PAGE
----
GWPF Newsletter 13/9/2017

GWPF newsletter – republished by permission
The GWPF newsletter is essential for keeping up with developments in climate change. This edition reveals that by rejecting agreements that would cripple its electric power supply, Australia supports a wave of realism that is transforming climate policy around the world. We learn about Norwegian voters’ rejection of the Greens’ campaign to abandon oil and gas exploration and phase out the Norwegian oil industry in 15 years, and hear yet more evidence that climate fluctuations over the last 100 years invalidate the current alarm. — RT

Australian Govt Walks Away From Green Energy Target

World Building New Coal Plants Faster Than It Shuts Them

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GWPF Newsletter 12/9/2017

GWPF newsletter – republished by permission
The GWPF newsletter is compulsory reading for those wanting to understand climate change. The latest version of WordPress provides an insanely simple way to keep the illustrations intact and I hope you read it with delight. — RT

A $150 Billion Misfire

How Forecasters Got Irma Damage So Wrong

Did Climate Change Cause Hurricane Irma To Fizzle?

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GWPF Newsletter 11/9/2017

GWPF newsletter – republished by permission
The GWPF newsletter is a must-read for anyone wanting an objective analysis of climate change news. The illustrations have been removed and longer extracts shortened but links to the full posts have been retained. I hope you peruse it with pleasure. — RT

Beyond Hurricane Hype:

A Reality Check

Hurricane Irma Comes 7th In List Of Landfalling U.S. Hurricanes

While this won’t be of much comfort for those that are squarely in it’s path right now, it is a small bit of good news. Dr. Philip Klotzbach has compiled rankings of both hurricane Irma and Harvey when they made landfall. Compared to the 1935 Labor Day storm, Irma is a distant 7th, tied with the 1928 Lake Okeechobee storm. –Anthony Watts, Watts Up With That, 10 September 2017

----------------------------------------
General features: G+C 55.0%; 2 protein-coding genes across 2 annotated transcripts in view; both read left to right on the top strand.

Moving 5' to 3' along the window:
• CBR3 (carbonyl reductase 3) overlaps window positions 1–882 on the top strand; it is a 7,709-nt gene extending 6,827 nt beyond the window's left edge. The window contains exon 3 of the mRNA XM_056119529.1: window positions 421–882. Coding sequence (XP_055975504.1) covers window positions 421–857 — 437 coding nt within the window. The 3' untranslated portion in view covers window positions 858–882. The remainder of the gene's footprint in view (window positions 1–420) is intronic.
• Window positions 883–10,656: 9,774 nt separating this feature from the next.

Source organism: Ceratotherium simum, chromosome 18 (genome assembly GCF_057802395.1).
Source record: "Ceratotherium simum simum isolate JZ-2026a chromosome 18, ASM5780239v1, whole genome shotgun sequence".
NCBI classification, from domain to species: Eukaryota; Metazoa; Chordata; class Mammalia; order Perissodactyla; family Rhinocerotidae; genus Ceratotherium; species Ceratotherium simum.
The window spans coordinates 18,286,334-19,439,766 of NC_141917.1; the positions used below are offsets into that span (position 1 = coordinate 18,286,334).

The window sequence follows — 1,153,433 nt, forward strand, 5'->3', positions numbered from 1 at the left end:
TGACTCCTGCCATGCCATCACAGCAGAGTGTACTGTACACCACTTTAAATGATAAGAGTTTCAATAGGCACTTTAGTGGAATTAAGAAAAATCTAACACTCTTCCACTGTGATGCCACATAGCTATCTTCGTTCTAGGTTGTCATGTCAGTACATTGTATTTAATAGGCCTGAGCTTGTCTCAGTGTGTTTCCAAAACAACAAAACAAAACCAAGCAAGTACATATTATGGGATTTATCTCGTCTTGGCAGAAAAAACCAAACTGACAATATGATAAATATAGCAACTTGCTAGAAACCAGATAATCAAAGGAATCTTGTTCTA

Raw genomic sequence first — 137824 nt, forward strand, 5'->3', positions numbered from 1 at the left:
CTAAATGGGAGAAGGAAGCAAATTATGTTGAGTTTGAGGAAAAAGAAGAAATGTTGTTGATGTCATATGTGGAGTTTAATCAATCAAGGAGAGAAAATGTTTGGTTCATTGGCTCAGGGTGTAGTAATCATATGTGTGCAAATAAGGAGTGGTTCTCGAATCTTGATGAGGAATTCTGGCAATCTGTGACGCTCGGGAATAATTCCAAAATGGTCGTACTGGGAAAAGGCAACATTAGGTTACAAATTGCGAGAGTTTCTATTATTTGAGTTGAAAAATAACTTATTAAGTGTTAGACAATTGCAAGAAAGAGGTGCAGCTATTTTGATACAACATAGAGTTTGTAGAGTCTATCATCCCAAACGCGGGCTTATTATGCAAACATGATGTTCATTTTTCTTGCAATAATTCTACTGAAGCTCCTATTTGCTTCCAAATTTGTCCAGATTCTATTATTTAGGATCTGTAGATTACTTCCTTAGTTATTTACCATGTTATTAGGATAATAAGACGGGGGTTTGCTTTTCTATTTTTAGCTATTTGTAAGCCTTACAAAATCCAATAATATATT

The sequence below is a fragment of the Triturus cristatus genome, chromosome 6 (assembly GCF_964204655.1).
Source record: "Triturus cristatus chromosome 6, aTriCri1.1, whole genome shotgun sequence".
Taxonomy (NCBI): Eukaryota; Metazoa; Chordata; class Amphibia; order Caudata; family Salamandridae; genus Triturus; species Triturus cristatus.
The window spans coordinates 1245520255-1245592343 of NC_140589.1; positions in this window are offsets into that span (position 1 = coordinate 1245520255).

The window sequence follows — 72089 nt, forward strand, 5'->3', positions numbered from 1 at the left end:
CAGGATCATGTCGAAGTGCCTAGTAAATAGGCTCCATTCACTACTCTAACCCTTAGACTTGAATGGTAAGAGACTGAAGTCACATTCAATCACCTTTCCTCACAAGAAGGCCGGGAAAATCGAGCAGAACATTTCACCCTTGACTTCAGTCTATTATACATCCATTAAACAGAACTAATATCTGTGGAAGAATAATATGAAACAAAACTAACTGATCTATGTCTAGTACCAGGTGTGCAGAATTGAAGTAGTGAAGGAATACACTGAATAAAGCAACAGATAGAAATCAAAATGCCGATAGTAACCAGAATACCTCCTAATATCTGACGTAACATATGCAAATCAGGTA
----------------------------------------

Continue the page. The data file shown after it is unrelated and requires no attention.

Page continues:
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GWPF Newsletter 06/09/17

GWPF newsletter – republished by permission

The Global Warming Policy Foundation is chaired by Lord Lawson and managed by Dr Benny Peiser, a man of seemingly boundless energy. They have a long list of scientists and other experts to call on for advice. The GWPF newsletter is a high-quality round-up of the mos significant climate-related news and a dependable source of scientific information with informed, level-headed analysis on a range of climate change topics covering science, policy, energy and economics.

Like many readers, I find the GWPF newsletter tremendously informative and often read it from cover to cover. It deserves the widest possible distribution. Here is the latest edition: the longer extracts have been shortened but the links retained, including one where you can sign up for your own copy.

Republishing should introduce it to even more New Zealanders and encourage discussion. I hope you enjoy it as much as I do. — RT

 

Pacific Ocean Cools Rapidly

La Nina Threatens Early Return

 

South Africa Set For Biggest Maize Crop Harvest On Record

Forecasts for an El Nino this winter have given way to the prospect of more La Nina-like conditions as sea surface temperatures in the central-eastern Pacific cool rapidly. Surface temperatures in the critical area of the Pacific have fallen to 0.2 degrees Celsius below average, down from 0.7 degrees above average in the week centred on June 28. The rapid cooling has forced meteorologists to reassess the outlook for the northern hemisphere winter.John Kemp, Reuters, 5 September 2017

 

South Africa is set for its biggest maize crop harvest on record following improved weather conditions. At least 16.4 million tonnes of maize can be expected from the maize belt this season. Almost 60 percent of the yield will be white maize, which is the regional staple used for human consumption. —The South Africa, 1 September 2017

 

In 2015, a vicious El Niño weather pattern swept across southern Africa. When it intensified the following year, it caused severe droughts and threatened the food security of millions. But in 2017, that trend is set to reverse. South Africa is expecting a 15.63m tonne maize harvest, the highest yield of the crop ever. Now 85 percent of South Africa’s crop is genetically modified, with even Malawian and Zambian farmers taking up higher-yield seeds at a rapid rate. With the surplus, maize prices have dropped some 60 percent since last year. While this is good news for some consumers, for farmers it is making it hard to balance accounts. The solution: look to export the bumper crop. –Charlie Mitchell, This Is Africa, 27 June 2017

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